Thursday, March 19, 2015

Thirteen Reasons Why by Jay Asher.

“I hope you're ready, because I'm about to tell you the story of my life. More specifically, why my life ended. And if you're listening to these tapes, you're one of the reasons why.”

It has been a few years since I've read Thirteen Reasons Why by Jay Asher. I read it during my very first long-term sub job after college when one of my struggling students recommended it (at the time, I was ready to read anything that I thought would get those kids reading). On that read, I remember flying through it and being incredibly emotional by the time I finished. I liked it and found it to be a pretty amazing little book.

Flash forward to a couple of months ago, when our media specialist and I sat down to invent a new book project for my sophomores. We both wanted something to encourage a little more interaction and competition, so we came up with a big group project and a list of 15 books for groups to pick to read and promote. Among many others, we placed Thirteen Reasons Why on the list (and a group in all three of my classes picked it. The only other book with as many kids reading it is The Compound). 

As the kids started reading, both of us decided we needed to reread some of the books that were a little fuzzy in our memories. Part of our competition is a quiz bowl at the end, so we really needed to brush up on some of the titles. I elected to reread this one, as I already had a copy sitting on my shelf, and since I've read two other YA titles in the last few weeks revolving around suicide, I was already into the topic (those two titles are My Heart and Other Black Holes and All the Bright Places). I didn't end up picking this up to read until Friday night, but much like my first read, I flew right through it, completely absorbed with the story. 

For those unfamiliar with the title, it is a dual narrative. Most of the story is told from Clay's perspective. He comes home from school to find a shoebox on his front porch. Inside are a series of cassette tapes, and on each one, Hannah Baker narrates the 13 reasons why she decided to commit suicide just a few weeks prior. Clay is obviously shocked to hear her voice, as he had feelings for Hannah prior to her death, but he listens.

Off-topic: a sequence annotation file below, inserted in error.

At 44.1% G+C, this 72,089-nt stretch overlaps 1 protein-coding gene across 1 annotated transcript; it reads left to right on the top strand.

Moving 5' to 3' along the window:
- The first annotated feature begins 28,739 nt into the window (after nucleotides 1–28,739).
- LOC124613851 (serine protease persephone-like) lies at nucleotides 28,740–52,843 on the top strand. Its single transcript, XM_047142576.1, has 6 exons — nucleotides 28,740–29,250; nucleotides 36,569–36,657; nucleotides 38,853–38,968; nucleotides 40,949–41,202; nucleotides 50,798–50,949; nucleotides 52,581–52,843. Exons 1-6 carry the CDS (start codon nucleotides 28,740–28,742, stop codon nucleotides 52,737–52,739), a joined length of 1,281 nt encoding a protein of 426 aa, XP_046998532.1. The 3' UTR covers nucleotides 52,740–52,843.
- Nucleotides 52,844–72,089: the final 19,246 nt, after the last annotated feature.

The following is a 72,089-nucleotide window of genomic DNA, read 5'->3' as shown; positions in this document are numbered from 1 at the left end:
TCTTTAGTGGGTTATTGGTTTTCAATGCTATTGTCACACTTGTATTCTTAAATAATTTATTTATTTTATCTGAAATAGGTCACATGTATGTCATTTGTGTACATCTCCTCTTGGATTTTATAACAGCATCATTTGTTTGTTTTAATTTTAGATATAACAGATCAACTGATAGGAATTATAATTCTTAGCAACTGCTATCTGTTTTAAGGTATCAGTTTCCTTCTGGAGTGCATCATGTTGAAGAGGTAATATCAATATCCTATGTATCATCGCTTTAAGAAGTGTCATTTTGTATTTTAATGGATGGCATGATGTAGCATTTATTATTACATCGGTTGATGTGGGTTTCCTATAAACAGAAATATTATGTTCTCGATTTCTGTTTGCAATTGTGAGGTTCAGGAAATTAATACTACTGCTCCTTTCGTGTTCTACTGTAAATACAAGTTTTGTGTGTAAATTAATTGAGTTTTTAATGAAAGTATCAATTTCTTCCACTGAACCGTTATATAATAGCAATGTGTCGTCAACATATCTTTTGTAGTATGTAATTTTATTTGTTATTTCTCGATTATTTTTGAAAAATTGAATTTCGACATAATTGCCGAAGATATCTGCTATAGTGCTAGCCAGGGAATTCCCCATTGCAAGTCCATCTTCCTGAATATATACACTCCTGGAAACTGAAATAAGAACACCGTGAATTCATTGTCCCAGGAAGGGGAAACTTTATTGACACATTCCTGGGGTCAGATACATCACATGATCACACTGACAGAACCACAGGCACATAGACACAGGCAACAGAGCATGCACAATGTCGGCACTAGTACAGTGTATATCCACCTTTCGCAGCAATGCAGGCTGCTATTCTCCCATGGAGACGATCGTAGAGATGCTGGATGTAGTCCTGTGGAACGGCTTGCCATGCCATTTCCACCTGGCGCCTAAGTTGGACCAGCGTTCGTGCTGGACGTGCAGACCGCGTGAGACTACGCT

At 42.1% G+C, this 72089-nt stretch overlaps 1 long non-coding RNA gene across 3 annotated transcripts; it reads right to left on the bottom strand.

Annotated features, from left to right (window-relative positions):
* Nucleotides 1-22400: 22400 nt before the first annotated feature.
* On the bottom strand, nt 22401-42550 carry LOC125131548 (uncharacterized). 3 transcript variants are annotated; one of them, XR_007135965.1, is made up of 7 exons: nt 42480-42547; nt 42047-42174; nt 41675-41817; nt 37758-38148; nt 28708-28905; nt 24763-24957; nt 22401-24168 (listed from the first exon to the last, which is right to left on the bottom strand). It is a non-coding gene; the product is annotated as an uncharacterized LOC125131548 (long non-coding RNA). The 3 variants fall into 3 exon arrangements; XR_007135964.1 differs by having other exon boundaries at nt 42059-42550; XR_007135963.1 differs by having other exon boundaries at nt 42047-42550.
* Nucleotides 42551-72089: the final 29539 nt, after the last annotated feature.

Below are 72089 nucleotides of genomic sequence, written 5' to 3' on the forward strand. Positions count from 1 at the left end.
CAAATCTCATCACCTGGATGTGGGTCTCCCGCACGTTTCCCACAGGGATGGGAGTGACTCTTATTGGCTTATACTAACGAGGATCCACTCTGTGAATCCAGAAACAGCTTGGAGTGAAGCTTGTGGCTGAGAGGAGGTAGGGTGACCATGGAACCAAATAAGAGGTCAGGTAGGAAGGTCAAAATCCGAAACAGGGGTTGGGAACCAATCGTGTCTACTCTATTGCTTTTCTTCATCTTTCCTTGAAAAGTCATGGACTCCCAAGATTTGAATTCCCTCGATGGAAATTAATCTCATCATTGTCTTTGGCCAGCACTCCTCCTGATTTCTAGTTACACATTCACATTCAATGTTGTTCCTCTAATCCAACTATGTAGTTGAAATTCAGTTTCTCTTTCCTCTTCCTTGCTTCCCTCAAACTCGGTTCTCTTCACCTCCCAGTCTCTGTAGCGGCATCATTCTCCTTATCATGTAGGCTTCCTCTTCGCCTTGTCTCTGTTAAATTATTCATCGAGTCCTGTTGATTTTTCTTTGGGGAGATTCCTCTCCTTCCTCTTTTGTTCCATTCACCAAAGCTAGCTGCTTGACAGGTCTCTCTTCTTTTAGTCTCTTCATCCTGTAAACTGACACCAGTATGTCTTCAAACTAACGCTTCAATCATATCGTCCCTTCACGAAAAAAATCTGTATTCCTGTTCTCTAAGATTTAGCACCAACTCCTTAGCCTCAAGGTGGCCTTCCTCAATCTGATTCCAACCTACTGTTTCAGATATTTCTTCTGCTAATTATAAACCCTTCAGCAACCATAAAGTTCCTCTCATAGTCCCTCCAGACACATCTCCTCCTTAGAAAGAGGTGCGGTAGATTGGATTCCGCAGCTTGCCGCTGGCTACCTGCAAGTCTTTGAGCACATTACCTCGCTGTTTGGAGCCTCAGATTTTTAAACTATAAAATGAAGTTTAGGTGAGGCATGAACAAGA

The story follows Clay through a long night as he listens to the tapes and travels around the town to the places that Hannah mentions. Hannah's narrative interweaves with Clay's and as readers, we get to feel his reactions right along her narrative. By the end of the night, Clay has heard all of Hannah's reasons and passes the tapes on to the next person on her list.

On this second read, I definitely found more to critique. Part of that is due to the other books I mentioned. Both are fairly new releases, and while I loved one more than the other, they also cover this same topic, and in what I find to be a much more believable way as an adult.

I think that is really the difference here. Reading this, I can see both the teen and adult perspectives. It's no wonder that many teens find this narrative compelling-after all, some of the reasons Hannah mentions are things that happen every day in a teen's life. Some other reviews on Goodreads point out that some of the reasons aren't really reasons at all, but merely incidents that Hannah later dwells on. Whether or not that is true...well, we don't get that into Hannah's head. However, there is one incident/reason that I need to dwell on, and while it's not fully spoilery, I'm giving you my warning here.

One of Hannah's reasons is a teacher in her building. In probably what was the most emotional part of the book for me to read, Clay listens as Hannah converses with her teacher and tries to explain what's going on. In many ways, Hannah is testing her teacher to see how much he cares and whether he can decipher the clues she is giving him. This scene bothers me for more than one reason. First, as a teacher, I take what my students tell me very seriously, especially if they are coming to confide in me. If it is something serious, we are bound by law to report it. Obviously, that doesn't happen in Hannah's case. Second, the teacher in question was also assigned to the role of guidance counselor, seemingly without training, etc. As an adult who works in a school, I know that our counselors are privy to some incredibly private information and sensitive topics. But they are trained to handle those things. That inconsistency bothered me. felt so much like a trap. And almost like an excuse for Hannah. It's the one reason I had a hard time believing this second read. And it bothered me more than any of the others (and many are also very serious in topic). 

However, that being said, I think this is a great book for teenagers and adults alike. It does give some perspective into the minds of those battling depression and suicide. I also think it ends with a sense of hope, and of course, the lesson that as people, we need to understand that everyone is going through something.

It's a popular title for good reason. It's a fast read, a bit of a thriller, and keeps you on your toes as you follow Clay and Hannah. It's certainly a book I'm glad we gave as part of our list of titles to read. 

“No one knows for certain how much impact they have on the lives of other people. Oftentimes, we have no clue. Yet we push it just the same.” 


  1. I really enjoyed this book, but I totally see your point about the teacher. I think this is the type of book that I need to re-read; it's so emotional that a first reading is not a critical reading, at least for me.

    1. I totally agree. It is easy to get swept up in a book like this and then you don't notice the faults!

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